Forum Groups
  All forums
    Help & Feedback
      Work in progress
      Finished Art
      Non-Max related

Maxunderground news unavailable

Upgrading to SSD
show user profile  Sangre
I was thinking about upgrading my hard drive to SSD for some time now but not sure which one to choose. Except for read/write speed what other parameters to pay attention to? The 120GB Kingston SSDNow has lower speed and yet the price is higher than the 120GB Silicon Power V70. Which one would be better?
read 363 times
3/31/2015 6:59:30 AM (last edit: 3/31/2015 7:03:08 AM)
show user profile  digs
not sure about the brand, but i'd definitely recommend you save some pennies and get a 240gb, minimum. you'll run out of space on that 120 quick, even if u install all your programs on another drive

ive got my docs folder partitioned, and ive still been battling this crap for like a year

read 360 times
3/31/2015 7:06:42 AM (last edit: 3/31/2015 7:06:42 AM)
show user profile  gogodr
Indeed, specially when SSDs are starting to get really cheap now.
you can get a 512GB SSD for 190$ on amazon.

Hello there

beautiful ;3

read 357 times
3/31/2015 7:08:35 AM (last edit: 3/31/2015 7:08:35 AM)
show user profile  Sangre
I'll only use it as my system drive (for windows and software installation). My OS, documents and programs only take 80Gigs right now.
read 352 times
3/31/2015 7:40:42 AM (last edit: 3/31/2015 7:40:42 AM)
show user profile  TiMoN
I only have 120GB in my desktop and Laptop for System drive. With Win8, Adobe programs, Max, Blender, Office 2010, and a bunch of other programs, I am only using about 60GB, so for me 120GB is plenty.
240GBs are getting reasonable in price now though, so if you want to make sure, then this might be the way to go.

I tend to go with Kingston, mostly because we have used Kingston RAM for years without issue. This isn't a terribly good reason, but there is not a lot to go by. We have not had any particular issues with any SSD brand to be honest. Basically, if you are going with a regular SATA3 drive, then I would just make sure that it is faster than 450/450 MBs.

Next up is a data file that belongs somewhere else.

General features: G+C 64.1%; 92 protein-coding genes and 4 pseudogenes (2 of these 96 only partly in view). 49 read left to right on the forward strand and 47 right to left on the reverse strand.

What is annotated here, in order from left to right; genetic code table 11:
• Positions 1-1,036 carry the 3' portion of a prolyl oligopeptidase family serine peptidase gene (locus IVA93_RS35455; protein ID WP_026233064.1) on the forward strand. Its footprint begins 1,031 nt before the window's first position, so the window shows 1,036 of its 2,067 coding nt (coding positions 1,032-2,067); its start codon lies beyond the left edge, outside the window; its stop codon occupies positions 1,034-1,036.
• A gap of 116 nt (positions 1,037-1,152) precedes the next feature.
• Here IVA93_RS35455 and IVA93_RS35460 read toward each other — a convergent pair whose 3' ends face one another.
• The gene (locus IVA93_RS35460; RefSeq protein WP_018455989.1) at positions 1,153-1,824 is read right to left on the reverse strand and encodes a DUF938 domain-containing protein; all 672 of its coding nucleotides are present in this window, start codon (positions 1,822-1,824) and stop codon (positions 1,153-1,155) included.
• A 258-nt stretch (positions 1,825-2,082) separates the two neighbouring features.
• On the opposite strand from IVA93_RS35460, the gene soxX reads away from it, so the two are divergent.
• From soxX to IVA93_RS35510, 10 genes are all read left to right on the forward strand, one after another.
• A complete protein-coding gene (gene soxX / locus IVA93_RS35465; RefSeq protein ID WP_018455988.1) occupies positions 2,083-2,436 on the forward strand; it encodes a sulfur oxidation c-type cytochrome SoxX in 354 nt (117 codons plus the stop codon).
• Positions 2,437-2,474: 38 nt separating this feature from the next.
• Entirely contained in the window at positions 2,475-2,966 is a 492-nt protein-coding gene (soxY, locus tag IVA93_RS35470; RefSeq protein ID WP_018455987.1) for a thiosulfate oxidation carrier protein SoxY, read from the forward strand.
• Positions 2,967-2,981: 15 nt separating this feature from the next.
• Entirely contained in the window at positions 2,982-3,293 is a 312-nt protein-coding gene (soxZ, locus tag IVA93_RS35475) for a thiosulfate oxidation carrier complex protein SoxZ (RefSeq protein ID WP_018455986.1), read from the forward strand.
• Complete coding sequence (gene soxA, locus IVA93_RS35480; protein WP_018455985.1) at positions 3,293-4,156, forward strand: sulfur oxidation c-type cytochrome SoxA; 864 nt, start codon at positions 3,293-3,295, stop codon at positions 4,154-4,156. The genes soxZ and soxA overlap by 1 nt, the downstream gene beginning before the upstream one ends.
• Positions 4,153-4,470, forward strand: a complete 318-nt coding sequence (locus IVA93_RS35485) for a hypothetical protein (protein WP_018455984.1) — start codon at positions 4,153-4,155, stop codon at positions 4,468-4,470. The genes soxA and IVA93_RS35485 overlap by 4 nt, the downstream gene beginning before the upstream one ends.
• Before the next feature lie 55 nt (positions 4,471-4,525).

little tip. For a lot of laptops, it possible to get a HDD bay to replace your DVD drive, so you can install a new SSD as System drive in the main HDD slot, and then put the old drive in the HDD bay as storage.

Uhh also, keep in mind that some laptops only support 7mm drives, so make sure that you get the right size.. I think pretty much all Kingston SSDs are 7mm.

Terribly boring signature.
read 345 times
3/31/2015 8:26:42 AM (last edit: 3/31/2015 8:29:40 AM)
show user profile  Error404
I've been using Samsung SSDs for a while now, they seem to be pretty good. I've got a 250gb for my OS and programs drive, and another 250gb drive for my primary work drive, anything I'm actively working on goes on there. I've got a similar setup at work, with the samsung drives. Works great :) At home for photoshop work, I'm thinking about getting another 250gb SSD purely for a scratch/temp drive.

At home I had a 60gb SSD for my OS/programs for a long time, it just wasn't quite big enough, definitely get what ever size you can afford. 250 is plenty for that.

Having your OS and programs on an SSD is probably the best thing you can do right now to make your machine feel faster. You'll be amazed :) -

read 319 times
3/31/2015 10:57:30 AM (last edit: 3/31/2015 10:59:13 AM)
show user profile  Nik Clark
I also have a Samsung SSD. Nothing but good things to say about it.

Don't let them get nearly full though. It kills the performance.

Click here to send me an emailClick here to visit my websiteClick here to visit my photo gallery on Flickr

read 312 times
3/31/2015 11:03:20 AM (last edit: 3/31/2015 11:03:20 AM)
show user profile  Sangre
So I've ordered a Silicon Power drive along with an ASUS motherboard (the one I'm using right now does not have SATA III support). Hopefully the money and the effort will pay off.
read 293 times
3/31/2015 4:17:51 PM (last edit: 3/31/2015 4:17:51 PM)
#Maxforums IRC
Open chat window